I'm kind of agnostic over the whole thing. My recorded times are better, even in technical climbs, with smaller, lighter tires run tubeless at medium low pressures than with bigger heavier tires, but I much prefer riding with bigger, heavier tires for the comfort and increased fun over all, especially in the very uneven terrain I ride. I think part of the reduction in energy expended with lower pressure has to do with a more level "axle path". The axle is not going up and over every feature as much. Also, with the wider, shorter patch, the angle of attack at which the leading edge of the tire hits the feature is steeper, so less of a head on impact. I have a NN/RR combo I ride with on my 26er. When I run the 2.25 NN front/2.1 RR rear Vs the 2.4 NN front /2.25 RR rear, my times are consistently faster on long technical climbs. Both NNs are the same versions and both RRs are the same versions.
 

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Your theory is that less pressure means a larger contact patch, so your tire sinks into the dirt less? Correct?

I guess the overall benefit, would depend on how soft, and how smooth, the surface is, vs the energy loss from greater tire deformation.
More about the ability of the tire to conform and rebound (suppleness) to the surface rather than being deflected by it (bouncing).
 

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More about the ability of the tire to conform and rebound (suppleness) to the surface rather than being deflected by it (bouncing).
I get that, but I was responding to the post about less rolling resistance for lower pressure tires even on smooth soft dirt. If its smooth, there is nothing to bounce off of.
 

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Your theory is that less pressure means a larger contact patch, so your tire sinks into the dirt less? Correct?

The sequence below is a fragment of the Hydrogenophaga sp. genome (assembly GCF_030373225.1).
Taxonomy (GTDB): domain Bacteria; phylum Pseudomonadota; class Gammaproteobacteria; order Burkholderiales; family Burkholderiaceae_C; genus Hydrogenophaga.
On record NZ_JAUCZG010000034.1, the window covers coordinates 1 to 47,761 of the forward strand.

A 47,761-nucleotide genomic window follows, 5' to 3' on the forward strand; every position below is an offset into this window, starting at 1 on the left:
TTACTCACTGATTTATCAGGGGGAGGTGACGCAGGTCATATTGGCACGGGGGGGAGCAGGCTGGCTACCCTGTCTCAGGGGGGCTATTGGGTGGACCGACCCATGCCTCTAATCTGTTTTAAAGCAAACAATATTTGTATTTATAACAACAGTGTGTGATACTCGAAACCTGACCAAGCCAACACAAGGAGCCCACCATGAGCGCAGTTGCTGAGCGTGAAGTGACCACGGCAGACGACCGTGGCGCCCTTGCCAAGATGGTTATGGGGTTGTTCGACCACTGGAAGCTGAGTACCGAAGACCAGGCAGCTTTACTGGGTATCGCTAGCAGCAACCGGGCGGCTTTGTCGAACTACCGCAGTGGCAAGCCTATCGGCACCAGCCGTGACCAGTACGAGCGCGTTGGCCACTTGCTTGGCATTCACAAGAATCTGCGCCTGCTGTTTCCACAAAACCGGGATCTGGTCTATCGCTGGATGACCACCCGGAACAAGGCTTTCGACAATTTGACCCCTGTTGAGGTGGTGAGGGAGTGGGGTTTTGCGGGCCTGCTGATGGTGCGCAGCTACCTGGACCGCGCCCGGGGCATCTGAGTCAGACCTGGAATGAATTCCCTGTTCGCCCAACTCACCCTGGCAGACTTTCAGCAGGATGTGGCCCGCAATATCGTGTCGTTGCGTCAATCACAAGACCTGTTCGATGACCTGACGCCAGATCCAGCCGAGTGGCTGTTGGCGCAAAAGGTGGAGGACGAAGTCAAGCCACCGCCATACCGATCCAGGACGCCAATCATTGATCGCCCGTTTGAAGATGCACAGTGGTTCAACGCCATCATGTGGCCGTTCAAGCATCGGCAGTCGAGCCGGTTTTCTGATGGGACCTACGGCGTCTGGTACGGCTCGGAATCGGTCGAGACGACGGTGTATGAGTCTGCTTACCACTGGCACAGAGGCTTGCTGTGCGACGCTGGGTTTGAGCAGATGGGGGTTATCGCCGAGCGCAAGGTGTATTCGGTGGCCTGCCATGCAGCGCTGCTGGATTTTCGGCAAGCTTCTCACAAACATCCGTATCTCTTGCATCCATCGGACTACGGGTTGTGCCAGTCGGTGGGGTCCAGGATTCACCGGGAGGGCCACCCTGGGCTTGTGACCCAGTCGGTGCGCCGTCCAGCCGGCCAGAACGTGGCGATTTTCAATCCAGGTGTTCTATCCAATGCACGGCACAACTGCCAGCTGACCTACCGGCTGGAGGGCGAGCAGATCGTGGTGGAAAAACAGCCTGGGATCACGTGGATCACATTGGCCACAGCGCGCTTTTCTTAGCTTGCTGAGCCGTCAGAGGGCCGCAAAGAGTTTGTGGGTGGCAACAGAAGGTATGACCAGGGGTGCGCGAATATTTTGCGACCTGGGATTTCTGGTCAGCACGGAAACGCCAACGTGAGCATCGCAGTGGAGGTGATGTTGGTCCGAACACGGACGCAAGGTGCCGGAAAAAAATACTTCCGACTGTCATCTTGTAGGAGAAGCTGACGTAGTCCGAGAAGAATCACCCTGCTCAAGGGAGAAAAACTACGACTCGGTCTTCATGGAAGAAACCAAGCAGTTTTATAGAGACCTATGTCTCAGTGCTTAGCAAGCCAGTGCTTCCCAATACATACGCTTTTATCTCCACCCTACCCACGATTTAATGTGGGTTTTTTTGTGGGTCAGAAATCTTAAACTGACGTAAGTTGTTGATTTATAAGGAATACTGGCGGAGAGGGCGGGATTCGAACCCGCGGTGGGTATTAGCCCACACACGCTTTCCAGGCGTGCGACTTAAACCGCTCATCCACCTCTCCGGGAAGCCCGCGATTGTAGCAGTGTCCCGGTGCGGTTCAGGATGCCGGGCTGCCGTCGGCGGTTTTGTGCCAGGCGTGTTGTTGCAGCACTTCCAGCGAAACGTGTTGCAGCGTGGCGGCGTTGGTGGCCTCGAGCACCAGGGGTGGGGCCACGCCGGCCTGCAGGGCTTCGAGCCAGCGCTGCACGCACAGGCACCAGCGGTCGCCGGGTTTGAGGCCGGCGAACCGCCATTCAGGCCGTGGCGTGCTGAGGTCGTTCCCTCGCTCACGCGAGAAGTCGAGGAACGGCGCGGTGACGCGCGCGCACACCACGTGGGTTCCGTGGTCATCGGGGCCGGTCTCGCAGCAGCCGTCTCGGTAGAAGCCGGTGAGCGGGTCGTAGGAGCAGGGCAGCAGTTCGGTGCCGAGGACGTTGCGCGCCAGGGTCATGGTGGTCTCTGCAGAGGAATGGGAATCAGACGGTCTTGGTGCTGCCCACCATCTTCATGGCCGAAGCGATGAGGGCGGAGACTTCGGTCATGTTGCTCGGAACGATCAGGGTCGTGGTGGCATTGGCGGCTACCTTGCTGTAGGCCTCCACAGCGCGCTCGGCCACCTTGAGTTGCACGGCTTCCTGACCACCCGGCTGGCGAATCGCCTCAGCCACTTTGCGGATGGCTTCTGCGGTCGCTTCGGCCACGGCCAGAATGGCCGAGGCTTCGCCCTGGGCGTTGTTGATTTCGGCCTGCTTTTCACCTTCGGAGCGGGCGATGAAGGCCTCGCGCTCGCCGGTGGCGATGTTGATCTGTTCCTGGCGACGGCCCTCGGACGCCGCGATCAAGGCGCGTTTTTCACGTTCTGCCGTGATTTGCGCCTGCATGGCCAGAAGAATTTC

I guess the overall benefit, would depend on how soft, and how smooth, the surface is, vs the energy loss from greater tire deformation.
Yeah, the pressure on the soil is equal to the pressure on the tire (Every force has an equal and opposite...). Tires bounce back, dirt doesn't. So if you're compressing dirt, you're losing all that energy, and getting none of it back on rebound (trailing half of the contact patch).

There is a limit to this, depending how firm the soil (or rock) is.
 

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Discussion Starter · #13 ·
Sticky: http://forums.mtbr.com/wheels-tires/tire-pressure-all-around-xc-riding-561602.html It has many pageses of discussion that might be of interest.

Another Sticky under Wheels and Tires that might be of interest: http://forums.mtbr.com/wheels-tires/tire-test-results-german-bike-magazine-419392.html

I'm kind of agnostic over the whole thing. My recorded times are better, even in technical climbs, with smaller, lighter tires run tubeless at medium low pressures than with bigger heavier tires, but I much prefer riding with bigger, heavier tires for the comfort and increased fun over all, especially in the very uneven terrain I ride. I think part of the reduction in energy expended with lower pressure has to do with a more level "axle path". The axle is not going up and over every feature as much. Also, with the wider, shorter patch, the angle of attack at which the leading edge of the tire hits the feature is steeper, so less of a head on impact. I have a NN/RR combo I ride with on my 26er. When I run the 2.25 NN front/2.1 RR rear Vs the 2.4 NN front /2.25 RR rear, my times are consistently faster on long technical climbs. Both NNs are the same versions and both RRs are the same versions.
Are you a Michigan State Alum or Mississippi State alum? I graduated Michigan State in 1991.